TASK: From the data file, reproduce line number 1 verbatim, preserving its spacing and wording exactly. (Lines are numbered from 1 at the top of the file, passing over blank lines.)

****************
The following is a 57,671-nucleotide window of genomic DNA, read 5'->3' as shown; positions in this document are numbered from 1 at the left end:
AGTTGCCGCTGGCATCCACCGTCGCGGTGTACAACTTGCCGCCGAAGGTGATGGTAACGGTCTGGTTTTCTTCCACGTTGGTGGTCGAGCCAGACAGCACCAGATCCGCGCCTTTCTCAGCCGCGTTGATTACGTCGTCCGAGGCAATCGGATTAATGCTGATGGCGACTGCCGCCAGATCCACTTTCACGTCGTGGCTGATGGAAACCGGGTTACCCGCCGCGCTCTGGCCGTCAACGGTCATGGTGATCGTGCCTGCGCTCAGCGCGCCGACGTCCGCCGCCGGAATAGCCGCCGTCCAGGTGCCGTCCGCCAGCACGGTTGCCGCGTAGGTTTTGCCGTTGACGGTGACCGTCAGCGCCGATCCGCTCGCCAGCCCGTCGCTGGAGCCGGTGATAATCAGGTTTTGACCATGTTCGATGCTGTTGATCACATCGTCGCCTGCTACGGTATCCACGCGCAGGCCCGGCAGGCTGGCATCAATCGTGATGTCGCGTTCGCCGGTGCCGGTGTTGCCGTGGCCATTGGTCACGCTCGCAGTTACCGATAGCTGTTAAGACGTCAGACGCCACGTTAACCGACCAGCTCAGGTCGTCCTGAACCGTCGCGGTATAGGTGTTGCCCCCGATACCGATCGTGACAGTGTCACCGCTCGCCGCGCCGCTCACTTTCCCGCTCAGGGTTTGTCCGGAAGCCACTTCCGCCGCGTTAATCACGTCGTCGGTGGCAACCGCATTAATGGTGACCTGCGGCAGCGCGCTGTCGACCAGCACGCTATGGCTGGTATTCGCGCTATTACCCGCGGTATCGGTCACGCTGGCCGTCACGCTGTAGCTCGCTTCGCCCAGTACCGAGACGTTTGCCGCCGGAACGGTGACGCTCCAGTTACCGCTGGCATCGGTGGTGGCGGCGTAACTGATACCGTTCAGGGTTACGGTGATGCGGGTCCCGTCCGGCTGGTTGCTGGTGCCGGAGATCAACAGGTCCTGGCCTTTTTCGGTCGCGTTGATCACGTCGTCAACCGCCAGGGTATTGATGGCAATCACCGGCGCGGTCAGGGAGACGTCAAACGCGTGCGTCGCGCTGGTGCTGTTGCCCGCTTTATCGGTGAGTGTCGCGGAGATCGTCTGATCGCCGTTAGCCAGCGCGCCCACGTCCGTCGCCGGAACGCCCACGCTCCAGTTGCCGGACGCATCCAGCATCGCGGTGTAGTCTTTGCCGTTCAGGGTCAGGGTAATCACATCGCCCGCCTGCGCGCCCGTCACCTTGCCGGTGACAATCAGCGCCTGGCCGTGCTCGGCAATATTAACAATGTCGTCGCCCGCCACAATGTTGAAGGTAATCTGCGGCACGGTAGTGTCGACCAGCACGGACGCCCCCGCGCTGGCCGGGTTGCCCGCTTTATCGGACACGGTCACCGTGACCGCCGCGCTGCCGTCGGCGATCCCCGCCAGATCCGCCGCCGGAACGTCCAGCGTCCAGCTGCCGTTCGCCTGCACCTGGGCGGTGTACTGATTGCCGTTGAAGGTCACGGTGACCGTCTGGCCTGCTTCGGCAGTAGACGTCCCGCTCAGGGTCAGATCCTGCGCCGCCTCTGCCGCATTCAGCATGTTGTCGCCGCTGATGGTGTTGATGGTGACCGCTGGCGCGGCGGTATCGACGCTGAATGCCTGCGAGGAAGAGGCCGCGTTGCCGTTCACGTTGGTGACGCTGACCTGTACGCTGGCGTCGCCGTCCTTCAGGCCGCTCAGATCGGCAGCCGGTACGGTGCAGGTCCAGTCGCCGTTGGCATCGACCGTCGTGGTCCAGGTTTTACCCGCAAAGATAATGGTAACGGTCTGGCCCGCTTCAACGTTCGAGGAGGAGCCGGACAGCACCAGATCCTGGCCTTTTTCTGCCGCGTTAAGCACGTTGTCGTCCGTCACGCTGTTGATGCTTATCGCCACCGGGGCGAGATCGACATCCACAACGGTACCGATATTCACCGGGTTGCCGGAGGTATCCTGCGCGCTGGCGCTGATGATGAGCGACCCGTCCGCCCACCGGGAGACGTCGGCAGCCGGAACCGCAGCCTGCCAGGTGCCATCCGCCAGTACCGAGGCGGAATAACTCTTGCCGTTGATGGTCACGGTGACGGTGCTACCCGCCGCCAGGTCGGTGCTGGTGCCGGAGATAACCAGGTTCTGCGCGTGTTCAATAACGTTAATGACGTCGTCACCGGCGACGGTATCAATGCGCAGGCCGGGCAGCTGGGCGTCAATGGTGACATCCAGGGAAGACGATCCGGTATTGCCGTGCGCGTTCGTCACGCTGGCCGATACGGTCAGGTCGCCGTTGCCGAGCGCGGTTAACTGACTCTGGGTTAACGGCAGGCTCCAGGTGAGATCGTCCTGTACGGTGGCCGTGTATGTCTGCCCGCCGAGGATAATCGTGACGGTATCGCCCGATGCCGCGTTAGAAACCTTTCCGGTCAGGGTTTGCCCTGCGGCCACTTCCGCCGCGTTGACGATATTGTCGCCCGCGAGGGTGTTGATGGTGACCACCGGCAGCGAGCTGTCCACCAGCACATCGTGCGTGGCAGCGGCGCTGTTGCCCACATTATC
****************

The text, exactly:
The following is a 57,671-nucleotide window of genomic DNA, read 5'->3' as shown; positions in this document are numbered from 1 at the left end: